Sage chief executive Stephen Kelly and his senior colleagues came to London this week to bang the drum for Sage Live, the new cloud accounting system built to run alongside Salesforce.com.
In the space of a year, Sage forged an alliance with Salesforce and brought the program to market. So far Sage has marketed the product more energetically in North America, but Kelly’s message this week was, “We’re ready for prime time in the UK.”
Having pushed his developers to come up with a product that wasn’t just an online version of Sage 50, Kelly boasted, “We’ve leap-frogged everything in small business computing.”
Undeterred by the product’s relative youth, James Foulkes, director and co-founder of international digital marketing consultancy Kingpin, told journalists and analysts on Monday evening why he had signed up as an early adopter of Sage Live.
Having spent 18 months assessing rival systems including FinancialForce.com, NetSuite and Exchequer, Sage Live was less expensive and fitted with the company’s rapid growth pattern, Foulkes explained.
“Spreadsheets weren’t cutting it for us for sales reporting and we wanted to source them from Salesforce. It was a question of which [program] we could integrate with it to get a seamless accounting system.”
Sage Live’s “dimensional” chart of accounts provided the flexibility Kingpin needed to track reports back to individual clients and projects, and could be fed from sales opportunities created in Salesforce. The CRM application’s workflow tools mean that when Kingpin is ready to invoice a job, “We can push a button and the opportunity goes to finance and they can raise the invoice in the client’s local currency. It sounds simple but integrating our front and back office has saved us time and made our life easier,” Foulkes said.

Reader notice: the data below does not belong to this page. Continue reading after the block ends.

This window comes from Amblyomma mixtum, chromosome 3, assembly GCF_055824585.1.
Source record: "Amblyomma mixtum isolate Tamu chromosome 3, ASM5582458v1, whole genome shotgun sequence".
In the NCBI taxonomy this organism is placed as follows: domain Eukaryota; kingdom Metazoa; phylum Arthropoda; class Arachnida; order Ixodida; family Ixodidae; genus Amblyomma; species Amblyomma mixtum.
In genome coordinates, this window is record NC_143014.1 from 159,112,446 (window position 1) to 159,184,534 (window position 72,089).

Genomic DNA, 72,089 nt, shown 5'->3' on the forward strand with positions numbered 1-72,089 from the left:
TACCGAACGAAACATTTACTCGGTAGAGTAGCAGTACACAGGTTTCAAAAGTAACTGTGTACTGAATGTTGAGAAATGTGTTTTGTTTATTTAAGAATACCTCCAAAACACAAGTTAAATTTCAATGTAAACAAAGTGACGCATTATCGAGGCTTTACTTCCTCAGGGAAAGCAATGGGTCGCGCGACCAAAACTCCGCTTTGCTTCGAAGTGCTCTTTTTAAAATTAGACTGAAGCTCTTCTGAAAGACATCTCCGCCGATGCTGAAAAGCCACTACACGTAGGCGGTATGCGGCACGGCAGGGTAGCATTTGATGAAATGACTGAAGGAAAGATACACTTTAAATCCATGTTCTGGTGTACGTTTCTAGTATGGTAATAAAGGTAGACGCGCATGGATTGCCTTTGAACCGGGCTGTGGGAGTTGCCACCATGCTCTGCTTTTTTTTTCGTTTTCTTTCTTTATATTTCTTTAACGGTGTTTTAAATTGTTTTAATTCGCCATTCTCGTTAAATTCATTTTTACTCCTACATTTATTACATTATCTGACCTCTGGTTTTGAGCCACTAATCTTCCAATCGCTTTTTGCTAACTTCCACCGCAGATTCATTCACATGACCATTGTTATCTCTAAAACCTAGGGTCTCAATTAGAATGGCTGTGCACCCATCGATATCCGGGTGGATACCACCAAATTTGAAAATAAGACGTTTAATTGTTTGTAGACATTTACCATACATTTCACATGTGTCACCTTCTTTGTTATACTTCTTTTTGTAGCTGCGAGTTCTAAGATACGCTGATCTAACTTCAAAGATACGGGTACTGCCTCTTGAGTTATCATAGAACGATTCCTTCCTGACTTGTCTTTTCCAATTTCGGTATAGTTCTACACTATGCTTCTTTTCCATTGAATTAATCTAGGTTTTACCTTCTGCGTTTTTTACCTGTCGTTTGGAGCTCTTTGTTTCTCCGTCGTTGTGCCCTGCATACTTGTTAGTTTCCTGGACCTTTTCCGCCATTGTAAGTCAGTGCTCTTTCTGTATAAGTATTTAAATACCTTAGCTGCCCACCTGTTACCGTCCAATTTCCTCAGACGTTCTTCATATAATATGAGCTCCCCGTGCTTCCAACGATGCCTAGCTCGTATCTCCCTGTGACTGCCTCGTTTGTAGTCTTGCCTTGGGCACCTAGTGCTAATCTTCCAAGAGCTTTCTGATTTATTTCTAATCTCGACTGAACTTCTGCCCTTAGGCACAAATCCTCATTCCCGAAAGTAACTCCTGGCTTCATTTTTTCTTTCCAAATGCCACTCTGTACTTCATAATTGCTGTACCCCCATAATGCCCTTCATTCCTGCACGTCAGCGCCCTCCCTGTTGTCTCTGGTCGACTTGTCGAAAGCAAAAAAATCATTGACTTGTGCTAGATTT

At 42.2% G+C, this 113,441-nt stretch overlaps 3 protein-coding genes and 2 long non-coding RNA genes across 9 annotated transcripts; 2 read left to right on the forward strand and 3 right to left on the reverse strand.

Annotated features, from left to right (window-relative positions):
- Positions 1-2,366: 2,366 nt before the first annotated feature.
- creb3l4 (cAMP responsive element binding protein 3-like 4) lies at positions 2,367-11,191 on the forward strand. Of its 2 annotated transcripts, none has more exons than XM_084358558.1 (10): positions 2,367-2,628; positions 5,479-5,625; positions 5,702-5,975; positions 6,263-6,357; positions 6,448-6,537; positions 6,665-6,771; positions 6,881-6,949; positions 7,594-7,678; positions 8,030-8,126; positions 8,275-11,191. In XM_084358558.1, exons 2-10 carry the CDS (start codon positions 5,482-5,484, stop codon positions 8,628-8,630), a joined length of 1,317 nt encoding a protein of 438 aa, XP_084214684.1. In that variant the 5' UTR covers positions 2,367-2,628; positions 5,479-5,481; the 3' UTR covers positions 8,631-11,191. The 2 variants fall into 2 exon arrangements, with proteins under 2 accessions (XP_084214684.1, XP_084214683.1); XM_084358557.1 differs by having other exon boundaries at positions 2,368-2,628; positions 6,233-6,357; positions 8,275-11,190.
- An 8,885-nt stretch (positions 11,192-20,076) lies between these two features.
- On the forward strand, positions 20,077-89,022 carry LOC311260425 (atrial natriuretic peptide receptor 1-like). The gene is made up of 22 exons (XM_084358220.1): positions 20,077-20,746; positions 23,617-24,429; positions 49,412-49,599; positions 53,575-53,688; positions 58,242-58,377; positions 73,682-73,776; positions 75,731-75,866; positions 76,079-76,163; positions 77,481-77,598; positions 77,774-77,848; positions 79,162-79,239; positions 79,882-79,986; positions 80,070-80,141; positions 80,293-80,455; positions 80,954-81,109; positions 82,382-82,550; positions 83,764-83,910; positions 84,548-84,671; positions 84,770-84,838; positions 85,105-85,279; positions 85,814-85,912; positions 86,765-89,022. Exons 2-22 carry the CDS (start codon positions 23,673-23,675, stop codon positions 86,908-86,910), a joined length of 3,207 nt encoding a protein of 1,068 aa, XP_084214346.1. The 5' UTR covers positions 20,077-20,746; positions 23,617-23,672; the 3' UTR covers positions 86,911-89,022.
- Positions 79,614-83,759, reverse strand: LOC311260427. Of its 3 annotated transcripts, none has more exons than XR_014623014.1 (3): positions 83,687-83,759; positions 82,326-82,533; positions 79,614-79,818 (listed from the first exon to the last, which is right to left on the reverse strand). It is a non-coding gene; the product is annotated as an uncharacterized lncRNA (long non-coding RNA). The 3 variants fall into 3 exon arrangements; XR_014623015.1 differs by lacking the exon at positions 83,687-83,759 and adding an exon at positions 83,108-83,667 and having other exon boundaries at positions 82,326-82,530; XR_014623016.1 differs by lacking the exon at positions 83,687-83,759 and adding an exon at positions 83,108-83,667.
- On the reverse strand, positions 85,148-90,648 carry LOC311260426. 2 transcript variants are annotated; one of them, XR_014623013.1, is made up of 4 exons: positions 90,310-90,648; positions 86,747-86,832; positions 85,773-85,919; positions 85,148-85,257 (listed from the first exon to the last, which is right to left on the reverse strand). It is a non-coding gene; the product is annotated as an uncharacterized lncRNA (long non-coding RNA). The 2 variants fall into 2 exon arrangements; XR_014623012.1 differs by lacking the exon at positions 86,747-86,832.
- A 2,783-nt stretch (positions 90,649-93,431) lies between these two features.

As well as giving Salesforce users the ability to see whether clients have or haven’t paid, if an expense comes in for a particular project the finance team can code it back to the right line within the Sage Live nominal ledger, he added.
After all the hoop-la surrounding Sage Live at Accountex and the Sage Summit last summer, it was refreshing to hear from a real-life user as they are still rare on this side of the Atlantic. But Jennifer Warawa, the Canadian accountant who is now the Sage global vice president in charge of accounting software and Sage Live, batted back the suggestion that Sage’s cloud initiatives had lost momentum.
“The most important thing to us is the customer,” she said. “After the Sage Summit we wanted to make sure the user experience was optimised and that our partners and their customers were happy with it; the December release filled in some holes customers were asking for.”
The process of extending the application’s functionality and “ecosystem” of third-party add-ons was continuing on a weekly basis, she added.
The Salesforce.com integration created a perception that Sage Live was a mid-market application, but Sage has been talking to a two-person company in London about the software’s suitability for its mobile working practices. “It’s more about business complexity and how customers want to operate,” Warawa said.
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